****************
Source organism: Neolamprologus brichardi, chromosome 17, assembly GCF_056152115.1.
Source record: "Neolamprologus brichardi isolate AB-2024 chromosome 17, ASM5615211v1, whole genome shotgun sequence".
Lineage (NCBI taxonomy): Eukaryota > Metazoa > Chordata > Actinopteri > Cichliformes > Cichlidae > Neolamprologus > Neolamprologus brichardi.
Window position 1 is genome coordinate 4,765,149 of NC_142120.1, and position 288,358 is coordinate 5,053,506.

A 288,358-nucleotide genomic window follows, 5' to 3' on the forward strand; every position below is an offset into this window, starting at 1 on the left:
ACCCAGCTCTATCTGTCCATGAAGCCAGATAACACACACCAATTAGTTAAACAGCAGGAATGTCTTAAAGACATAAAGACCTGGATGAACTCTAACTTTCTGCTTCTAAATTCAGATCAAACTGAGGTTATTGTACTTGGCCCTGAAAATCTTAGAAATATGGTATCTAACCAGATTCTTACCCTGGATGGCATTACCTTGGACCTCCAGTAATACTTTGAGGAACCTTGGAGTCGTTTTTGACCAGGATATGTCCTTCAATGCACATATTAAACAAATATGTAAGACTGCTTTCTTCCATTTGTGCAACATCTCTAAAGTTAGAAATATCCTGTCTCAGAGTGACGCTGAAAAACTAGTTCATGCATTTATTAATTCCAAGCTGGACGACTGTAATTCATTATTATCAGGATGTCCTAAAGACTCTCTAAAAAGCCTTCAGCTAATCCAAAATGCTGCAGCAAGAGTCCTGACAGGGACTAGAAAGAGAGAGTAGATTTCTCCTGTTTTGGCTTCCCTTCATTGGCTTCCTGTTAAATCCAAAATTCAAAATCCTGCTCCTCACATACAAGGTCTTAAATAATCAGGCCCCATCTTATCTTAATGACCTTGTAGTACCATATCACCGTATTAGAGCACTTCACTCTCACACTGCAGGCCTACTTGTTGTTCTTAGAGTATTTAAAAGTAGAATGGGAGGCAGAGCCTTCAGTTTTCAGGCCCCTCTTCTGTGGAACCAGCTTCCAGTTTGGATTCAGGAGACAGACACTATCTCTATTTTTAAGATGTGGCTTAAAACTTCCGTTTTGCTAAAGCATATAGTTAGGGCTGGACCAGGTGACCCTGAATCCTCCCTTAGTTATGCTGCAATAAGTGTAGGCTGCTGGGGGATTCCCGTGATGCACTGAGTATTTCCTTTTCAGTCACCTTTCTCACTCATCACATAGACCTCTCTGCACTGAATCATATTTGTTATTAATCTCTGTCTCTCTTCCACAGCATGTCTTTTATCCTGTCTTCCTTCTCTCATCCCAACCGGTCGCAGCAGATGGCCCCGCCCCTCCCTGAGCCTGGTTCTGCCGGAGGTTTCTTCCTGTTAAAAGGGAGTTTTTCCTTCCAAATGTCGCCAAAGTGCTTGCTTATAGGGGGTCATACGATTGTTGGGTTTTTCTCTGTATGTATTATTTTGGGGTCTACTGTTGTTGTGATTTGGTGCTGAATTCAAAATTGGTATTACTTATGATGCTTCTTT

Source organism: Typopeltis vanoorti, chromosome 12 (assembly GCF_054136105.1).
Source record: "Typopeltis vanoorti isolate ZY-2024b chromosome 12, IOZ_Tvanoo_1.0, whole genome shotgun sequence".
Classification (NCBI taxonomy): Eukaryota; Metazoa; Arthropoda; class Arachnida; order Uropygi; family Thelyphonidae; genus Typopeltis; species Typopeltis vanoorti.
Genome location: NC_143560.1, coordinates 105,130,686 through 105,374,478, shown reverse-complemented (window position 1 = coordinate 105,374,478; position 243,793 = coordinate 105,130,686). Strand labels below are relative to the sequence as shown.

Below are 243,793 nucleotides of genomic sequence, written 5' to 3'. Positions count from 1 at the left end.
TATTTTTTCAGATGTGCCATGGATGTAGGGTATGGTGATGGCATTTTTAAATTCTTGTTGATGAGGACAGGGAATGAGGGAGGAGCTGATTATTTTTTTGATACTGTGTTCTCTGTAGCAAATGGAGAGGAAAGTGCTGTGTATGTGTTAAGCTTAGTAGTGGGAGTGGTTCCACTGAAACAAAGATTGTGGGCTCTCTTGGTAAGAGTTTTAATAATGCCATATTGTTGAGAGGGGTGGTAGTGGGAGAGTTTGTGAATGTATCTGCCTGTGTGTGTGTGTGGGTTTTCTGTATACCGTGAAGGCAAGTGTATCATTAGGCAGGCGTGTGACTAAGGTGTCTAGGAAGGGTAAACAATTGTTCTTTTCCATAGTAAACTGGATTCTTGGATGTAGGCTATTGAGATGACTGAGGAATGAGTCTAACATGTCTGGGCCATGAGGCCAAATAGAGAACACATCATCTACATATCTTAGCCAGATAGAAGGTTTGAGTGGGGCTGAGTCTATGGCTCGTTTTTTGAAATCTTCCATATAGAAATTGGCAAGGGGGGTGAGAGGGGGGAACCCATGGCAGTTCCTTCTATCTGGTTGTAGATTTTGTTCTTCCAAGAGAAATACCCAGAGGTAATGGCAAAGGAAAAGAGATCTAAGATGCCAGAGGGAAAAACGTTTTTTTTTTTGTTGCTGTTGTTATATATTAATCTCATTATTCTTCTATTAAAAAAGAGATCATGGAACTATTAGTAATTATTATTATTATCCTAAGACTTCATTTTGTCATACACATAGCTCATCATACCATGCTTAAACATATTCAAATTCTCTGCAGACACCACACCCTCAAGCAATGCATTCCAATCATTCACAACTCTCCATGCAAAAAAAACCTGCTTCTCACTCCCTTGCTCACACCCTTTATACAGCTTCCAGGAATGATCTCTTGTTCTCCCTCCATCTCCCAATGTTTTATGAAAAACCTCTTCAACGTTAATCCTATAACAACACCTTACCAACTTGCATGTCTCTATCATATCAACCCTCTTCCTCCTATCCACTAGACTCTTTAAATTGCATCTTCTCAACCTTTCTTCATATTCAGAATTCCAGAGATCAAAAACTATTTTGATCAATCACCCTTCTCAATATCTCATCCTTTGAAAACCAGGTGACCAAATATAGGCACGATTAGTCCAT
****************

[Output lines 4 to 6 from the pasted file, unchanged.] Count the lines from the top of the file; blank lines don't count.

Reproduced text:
Window position 1 is genome coordinate 4,765,149 of NC_142120.1, and position 288,358 is coordinate 5,053,506.

A 288,358-nucleotide genomic window follows, 5' to 3' on the forward strand; every position below is an offset into this window, starting at 1 on the left:
ACCCAGCTCTATCTGTCCATGAAGCCAGATAACACACACCAATTAGTTAAACAGCAGGAATGTCTTAAAGACATAAAGACCTGGATGAACTCTAACTTTCTGCTTCTAAATTCAGATCAAACTGAGGTTATTGTACTTGGCCCTGAAAATCTTAGAAATATGGTATCTAACCAGATTCTTACCCTGGATGGCATTACCTTGGACCTCCAGTAATACTTTGAGGAACCTTGGAGTCGTTTTTGACCAGGATATGTCCTTCAATGCACATATTAAACAAATATGTAAGACTGCTTTCTTCCATTTGTGCAACATCTCTAAAGTTAGAAATATCCTGTCTCAGAGTGACGCTGAAAAACTAGTTCATGCATTTATTAATTCCAAGCTGGACGACTGTAATTCATTATTATCAGGATGTCCTAAAGACTCTCTAAAAAGCCTTCAGCTAATCCAAAATGCTGCAGCAAGAGTCCTGACAGGGACTAGAAAGAGAGAGTAGATTTCTCCTGTTTTGGCTTCCCTTCATTGGCTTCCTGTTAAATCCAAAATTCAAAATCCTGCTCCTCACATACAAGGTCTTAAATAATCAGGCCCCATCTTATCTTAATGACCTTGTAGTACCATATCACCGTATTAGAGCACTTCACTCTCACACTGCAGGCCTACTTGTTGTTCTTAGAGTATTTAAAAGTAGAATGGGAGGCAGAGCCTTCAGTTTTCAGGCCCCTCTTCTGTGGAACCAGCTTCCAGTTTGGATTCAGGAGACAGACACTATCTCTATTTTTAAGATGTGGCTTAAAACTTCCGTTTTGCTAAAGCATATAGTTAGGGCTGGACCAGGTGACCCTGAATCCTCCCTTAGTTATGCTGCAATAAGTGTAGGCTGCTGGGGGATTCCCGTGATGCACTGAGTATTTCCTTTTCAGTCACCTTTCTCACTCATCACATAGACCTCTCTGCACTGAATCATATTTGTTATTAATCTCTGTCTCTCTTCCACAGCATGTCTTTTATCCTGTCTTCCTTCTCTCATCCCAACCGGTCGCAGCAGATGGCCCCGCCCCTCCCTGAGCCTGGTTCTGCCGGAGGTTTCTTCCTGTTAAAAGGGAGTTTTTCCTTCCAAATGTCGCCAAAGTGCTTGCTTATAGGGGGTCATACGATTGTTGGGTTTTTCTCTGTATGTATTATTTTGGGGTCTACTGTTGTTGTGATTTGGTGCTGAATTCAAAATTGGTATTACTTATGATGCTTCTTT